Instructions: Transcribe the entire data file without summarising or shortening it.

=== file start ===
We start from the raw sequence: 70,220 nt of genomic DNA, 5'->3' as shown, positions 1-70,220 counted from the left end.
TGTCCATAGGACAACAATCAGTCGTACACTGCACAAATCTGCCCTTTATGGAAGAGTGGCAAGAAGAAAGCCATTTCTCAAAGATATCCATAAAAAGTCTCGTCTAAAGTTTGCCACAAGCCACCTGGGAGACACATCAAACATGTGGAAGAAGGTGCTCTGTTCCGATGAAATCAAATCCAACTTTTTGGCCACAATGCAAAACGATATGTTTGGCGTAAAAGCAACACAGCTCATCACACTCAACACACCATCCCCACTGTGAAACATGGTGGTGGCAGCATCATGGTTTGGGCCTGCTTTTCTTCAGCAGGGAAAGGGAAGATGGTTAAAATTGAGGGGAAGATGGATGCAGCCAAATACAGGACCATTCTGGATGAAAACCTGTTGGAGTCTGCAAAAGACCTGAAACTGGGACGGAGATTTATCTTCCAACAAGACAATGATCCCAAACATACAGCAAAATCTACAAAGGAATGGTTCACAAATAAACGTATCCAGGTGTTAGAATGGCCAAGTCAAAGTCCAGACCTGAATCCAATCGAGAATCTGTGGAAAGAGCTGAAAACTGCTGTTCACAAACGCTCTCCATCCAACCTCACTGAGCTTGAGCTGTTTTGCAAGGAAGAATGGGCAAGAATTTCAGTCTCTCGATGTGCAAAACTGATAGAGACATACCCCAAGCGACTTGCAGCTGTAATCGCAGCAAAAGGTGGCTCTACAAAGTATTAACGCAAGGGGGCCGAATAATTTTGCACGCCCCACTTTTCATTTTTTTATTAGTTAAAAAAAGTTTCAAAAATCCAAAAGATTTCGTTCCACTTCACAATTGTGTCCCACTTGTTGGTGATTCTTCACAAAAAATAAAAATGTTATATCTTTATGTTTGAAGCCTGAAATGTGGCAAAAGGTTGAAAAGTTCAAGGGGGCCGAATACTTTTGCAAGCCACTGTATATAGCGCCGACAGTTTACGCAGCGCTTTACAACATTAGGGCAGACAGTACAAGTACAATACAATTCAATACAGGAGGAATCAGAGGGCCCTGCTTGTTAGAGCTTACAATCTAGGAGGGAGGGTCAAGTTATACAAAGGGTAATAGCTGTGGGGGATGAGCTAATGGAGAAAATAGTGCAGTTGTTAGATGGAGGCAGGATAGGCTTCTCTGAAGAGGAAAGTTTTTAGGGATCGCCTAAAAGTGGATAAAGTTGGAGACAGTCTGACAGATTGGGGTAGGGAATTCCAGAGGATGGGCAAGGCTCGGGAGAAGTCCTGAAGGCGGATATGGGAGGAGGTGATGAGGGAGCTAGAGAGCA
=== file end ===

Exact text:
We start from the raw sequence: 70,220 nt of genomic DNA, 5'->3' as shown, positions 1-70,220 counted from the left end.
TGTCCATAGGACAACAATCAGTCGTACACTGCACAAATCTGCCCTTTATGGAAGAGTGGCAAGAAGAAAGCCATTTCTCAAAGATATCCATAAAAAGTCTCGTCTAAAGTTTGCCACAAGCCACCTGGGAGACACATCAAACATGTGGAAGAAGGTGCTCTGTTCCGATGAAATCAAATCCAACTTTTTGGCCACAATGCAAAACGATATGTTTGGCGTAAAAGCAACACAGCTCATCACACTCAACACACCATCCCCACTGTGAAACATGGTGGTGGCAGCATCATGGTTTGGGCCTGCTTTTCTTCAGCAGGGAAAGGGAAGATGGTTAAAATTGAGGGGAAGATGGATGCAGCCAAATACAGGACCATTCTGGATGAAAACCTGTTGGAGTCTGCAAAAGACCTGAAACTGGGACGGAGATTTATCTTCCAACAAGACAATGATCCCAAACATACAGCAAAATCTACAAAGGAATGGTTCACAAATAAACGTATCCAGGTGTTAGAATGGCCAAGTCAAAGTCCAGACCTGAATCCAATCGAGAATCTGTGGAAAGAGCTGAAAACTGCTGTTCACAAACGCTCTCCATCCAACCTCACTGAGCTTGAGCTGTTTTGCAAGGAAGAATGGGCAAGAATTTCAGTCTCTCGATGTGCAAAACTGATAGAGACATACCCCAAGCGACTTGCAGCTGTAATCGCAGCAAAAGGTGGCTCTACAAAGTATTAACGCAAGGGGGCCGAATAATTTTGCACGCCCCACTTTTCATTTTTTTATTAGTTAAAAAAAGTTTCAAAAATCCAAAAGATTTCGTTCCACTTCACAATTGTGTCCCACTTGTTGGTGATTCTTCACAAAAAATAAAAATGTTATATCTTTATGTTTGAAGCCTGAAATGTGGCAAAAGGTTGAAAAGTTCAAGGGGGCCGAATACTTTTGCAAGCCACTGTATATAGCGCCGACAGTTTACGCAGCGCTTTACAACATTAGGGCAGACAGTACAAGTACAATACAATTCAATACAGGAGGAATCAGAGGGCCCTGCTTGTTAGAGCTTACAATCTAGGAGGGAGGGTCAAGTTATACAAAGGGTAATAGCTGTGGGGGATGAGCTAATGGAGAAAATAGTGCAGTTGTTAGATGGAGGCAGGATAGGCTTCTCTGAAGAGGAAAGTTTTTAGGGATCGCCTAAAAGTGGATAAAGTTGGAGACAGTCTGACAGATTGGGGTAGGGAATTCCAGAGGATGGGCAAGGCTCGGGAGAAGTCCTGAAGGCGGATATGGGAGGAGGTGATGAGGGAGCTAGAGAGCA